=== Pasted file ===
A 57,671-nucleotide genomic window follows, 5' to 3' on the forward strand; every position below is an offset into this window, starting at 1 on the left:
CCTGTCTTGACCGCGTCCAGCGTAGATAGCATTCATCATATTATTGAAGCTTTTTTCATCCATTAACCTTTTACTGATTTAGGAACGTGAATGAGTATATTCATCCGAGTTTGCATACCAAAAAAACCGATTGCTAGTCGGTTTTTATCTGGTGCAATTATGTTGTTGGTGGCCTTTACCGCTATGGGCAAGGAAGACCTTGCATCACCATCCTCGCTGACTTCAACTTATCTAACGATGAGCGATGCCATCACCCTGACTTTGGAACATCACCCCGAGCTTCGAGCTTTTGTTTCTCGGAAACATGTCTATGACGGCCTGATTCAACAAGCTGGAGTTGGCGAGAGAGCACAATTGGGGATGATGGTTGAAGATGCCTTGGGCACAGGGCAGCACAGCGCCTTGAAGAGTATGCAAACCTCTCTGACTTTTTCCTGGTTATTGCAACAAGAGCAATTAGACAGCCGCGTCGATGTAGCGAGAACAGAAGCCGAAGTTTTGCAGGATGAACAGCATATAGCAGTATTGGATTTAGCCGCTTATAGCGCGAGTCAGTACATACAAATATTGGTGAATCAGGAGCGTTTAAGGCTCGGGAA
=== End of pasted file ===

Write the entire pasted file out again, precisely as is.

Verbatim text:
A 57,671-nucleotide genomic window follows, 5' to 3' on the forward strand; every position below is an offset into this window, starting at 1 on the left:
CCTGTCTTGACCGCGTCCAGCGTAGATAGCATTCATCATATTATTGAAGCTTTTTTCATCCATTAACCTTTTACTGATTTAGGAACGTGAATGAGTATATTCATCCGAGTTTGCATACCAAAAAAACCGATTGCTAGTCGGTTTTTATCTGGTGCAATTATGTTGTTGGTGGCCTTTACCGCTATGGGCAAGGAAGACCTTGCATCACCATCCTCGCTGACTTCAACTTATCTAACGATGAGCGATGCCATCACCCTGACTTTGGAACATCACCCCGAGCTTCGAGCTTTTGTTTCTCGGAAACATGTCTATGACGGCCTGATTCAACAAGCTGGAGTTGGCGAGAGAGCACAATTGGGGATGATGGTTGAAGATGCCTTGGGCACAGGGCAGCACAGCGCCTTGAAGAGTATGCAAACCTCTCTGACTTTTTCCTGGTTATTGCAACAAGAGCAATTAGACAGCCGCGTCGATGTAGCGAGAACAGAAGCCGAAGTTTTGCAGGATGAACAGCATATAGCAGTATTGGATTTAGCCGCTTATAGCGCGAGTCAGTACATACAAATATTGGTGAATCAGGAGCGTTTAAGGCTCGGGAA